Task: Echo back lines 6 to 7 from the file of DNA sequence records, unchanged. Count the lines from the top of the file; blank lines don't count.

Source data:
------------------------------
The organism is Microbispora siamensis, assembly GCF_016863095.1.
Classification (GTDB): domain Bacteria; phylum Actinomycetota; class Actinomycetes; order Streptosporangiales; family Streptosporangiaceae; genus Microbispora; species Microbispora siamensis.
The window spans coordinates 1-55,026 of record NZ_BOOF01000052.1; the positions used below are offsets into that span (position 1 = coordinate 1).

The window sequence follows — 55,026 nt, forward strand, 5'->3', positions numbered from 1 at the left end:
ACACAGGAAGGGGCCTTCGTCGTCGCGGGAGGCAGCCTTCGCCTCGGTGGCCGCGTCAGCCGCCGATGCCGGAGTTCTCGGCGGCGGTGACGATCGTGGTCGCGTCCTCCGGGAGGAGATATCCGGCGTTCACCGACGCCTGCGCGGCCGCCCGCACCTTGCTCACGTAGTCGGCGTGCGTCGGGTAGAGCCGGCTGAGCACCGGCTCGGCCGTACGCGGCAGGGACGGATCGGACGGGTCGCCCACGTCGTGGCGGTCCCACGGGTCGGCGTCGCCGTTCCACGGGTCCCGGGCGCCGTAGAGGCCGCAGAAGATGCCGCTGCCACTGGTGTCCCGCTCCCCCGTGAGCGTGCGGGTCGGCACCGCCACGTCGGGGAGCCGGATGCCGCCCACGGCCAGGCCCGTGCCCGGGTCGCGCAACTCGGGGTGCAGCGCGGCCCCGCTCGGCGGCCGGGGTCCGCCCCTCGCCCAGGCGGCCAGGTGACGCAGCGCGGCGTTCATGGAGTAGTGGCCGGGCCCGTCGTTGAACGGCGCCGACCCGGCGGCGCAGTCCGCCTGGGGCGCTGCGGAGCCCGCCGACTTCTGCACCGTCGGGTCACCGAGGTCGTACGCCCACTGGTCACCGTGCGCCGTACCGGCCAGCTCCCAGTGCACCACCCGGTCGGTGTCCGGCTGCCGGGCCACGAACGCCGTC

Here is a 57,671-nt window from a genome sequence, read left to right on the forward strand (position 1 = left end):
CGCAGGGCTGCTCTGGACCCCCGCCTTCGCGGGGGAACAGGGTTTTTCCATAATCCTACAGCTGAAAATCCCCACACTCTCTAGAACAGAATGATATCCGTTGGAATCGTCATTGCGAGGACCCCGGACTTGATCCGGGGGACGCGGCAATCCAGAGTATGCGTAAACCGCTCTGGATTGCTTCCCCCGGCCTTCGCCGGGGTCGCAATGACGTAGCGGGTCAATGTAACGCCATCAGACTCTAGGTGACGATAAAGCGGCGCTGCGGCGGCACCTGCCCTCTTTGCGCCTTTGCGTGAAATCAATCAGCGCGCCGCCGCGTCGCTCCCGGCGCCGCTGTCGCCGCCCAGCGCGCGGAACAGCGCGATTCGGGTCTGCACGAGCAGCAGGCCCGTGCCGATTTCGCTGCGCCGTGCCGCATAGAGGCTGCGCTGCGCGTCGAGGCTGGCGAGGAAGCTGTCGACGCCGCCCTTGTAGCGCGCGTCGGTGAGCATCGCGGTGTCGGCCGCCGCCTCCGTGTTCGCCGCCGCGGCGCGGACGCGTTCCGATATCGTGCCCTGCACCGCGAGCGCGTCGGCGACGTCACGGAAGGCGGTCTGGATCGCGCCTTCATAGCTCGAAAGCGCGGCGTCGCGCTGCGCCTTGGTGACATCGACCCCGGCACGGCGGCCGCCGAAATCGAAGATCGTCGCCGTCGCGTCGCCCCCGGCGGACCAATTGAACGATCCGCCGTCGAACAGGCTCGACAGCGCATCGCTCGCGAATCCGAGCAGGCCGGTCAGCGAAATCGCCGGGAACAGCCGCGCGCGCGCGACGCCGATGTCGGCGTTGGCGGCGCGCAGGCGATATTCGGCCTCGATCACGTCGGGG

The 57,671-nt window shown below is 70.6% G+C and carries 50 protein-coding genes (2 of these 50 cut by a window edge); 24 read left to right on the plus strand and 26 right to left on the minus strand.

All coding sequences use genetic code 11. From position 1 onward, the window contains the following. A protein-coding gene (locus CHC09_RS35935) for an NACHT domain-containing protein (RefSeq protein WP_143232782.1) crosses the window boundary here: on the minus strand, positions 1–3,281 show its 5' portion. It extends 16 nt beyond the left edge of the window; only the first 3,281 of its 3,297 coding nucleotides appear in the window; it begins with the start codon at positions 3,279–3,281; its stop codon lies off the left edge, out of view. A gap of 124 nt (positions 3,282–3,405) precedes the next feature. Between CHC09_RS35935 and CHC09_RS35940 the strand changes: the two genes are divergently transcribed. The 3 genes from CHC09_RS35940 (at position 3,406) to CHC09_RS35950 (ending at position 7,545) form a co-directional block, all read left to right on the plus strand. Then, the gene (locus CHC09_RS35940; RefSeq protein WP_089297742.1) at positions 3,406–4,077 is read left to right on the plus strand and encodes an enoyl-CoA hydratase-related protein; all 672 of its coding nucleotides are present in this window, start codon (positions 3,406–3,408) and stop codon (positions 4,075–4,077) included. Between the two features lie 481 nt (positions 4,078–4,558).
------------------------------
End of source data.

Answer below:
Here is a 57,671-nt window from a genome sequence, read left to right on the forward strand (position 1 = left end):
CGCAGGGCTGCTCTGGACCCCCGCCTTCGCGGGGGAACAGGGTTTTTCCATAATCCTACAGCTGAAAATCCCCACACTCTCTAGAACAGAATGATATCCGTTGGAATCGTCATTGCGAGGACCCCGGACTTGATCCGGGGGACGCGGCAATCCAGAGTATGCGTAAACCGCTCTGGATTGCTTCCCCCGGCCTTCGCCGGGGTCGCAATGACGTAGCGGGTCAATGTAACGCCATCAGACTCTAGGTGACGATAAAGCGGCGCTGCGGCGGCACCTGCCCTCTTTGCGCCTTTGCGTGAAATCAATCAGCGCGCCGCCGCGTCGCTCCCGGCGCCGCTGTCGCCGCCCAGCGCGCGGAACAGCGCGATTCGGGTCTGCACGAGCAGCAGGCCCGTGCCGATTTCGCTGCGCCGTGCCGCATAGAGGCTGCGCTGCGCGTCGAGGCTGGCGAGGAAGCTGTCGACGCCGCCCTTGTAGCGCGCGTCGGTGAGCATCGCGGTGTCGGCCGCCGCCTCCGTGTTCGCCGCCGCGGCGCGGACGCGTTCCGATATCGTGCCCTGCACCGCGAGCGCGTCGGCGACGTCACGGAAGGCGGTCTGGATCGCGCCTTCATAGCTCGAAAGCGCGGCGTCGCGCTGCGCCTTGGTGACATCGACCCCGGCACGGCGGCCGCCGAAATCGAAGATCGTCGCCGTCGCGTCGCCCCCGGCGGACCAATTGAACGATCCGCCGTCGAACAGGCTCGACAGCGCATCGCTCGCGAATCCGAGCAGGCCGGTCAGCGAAATCGCCGGGAACAGCCGCGCGCGCGCGACGCCGATGTCGGCGTTGGCGGCGCGCAGGCGATATTCGGCCTCGATCACGTCGGGG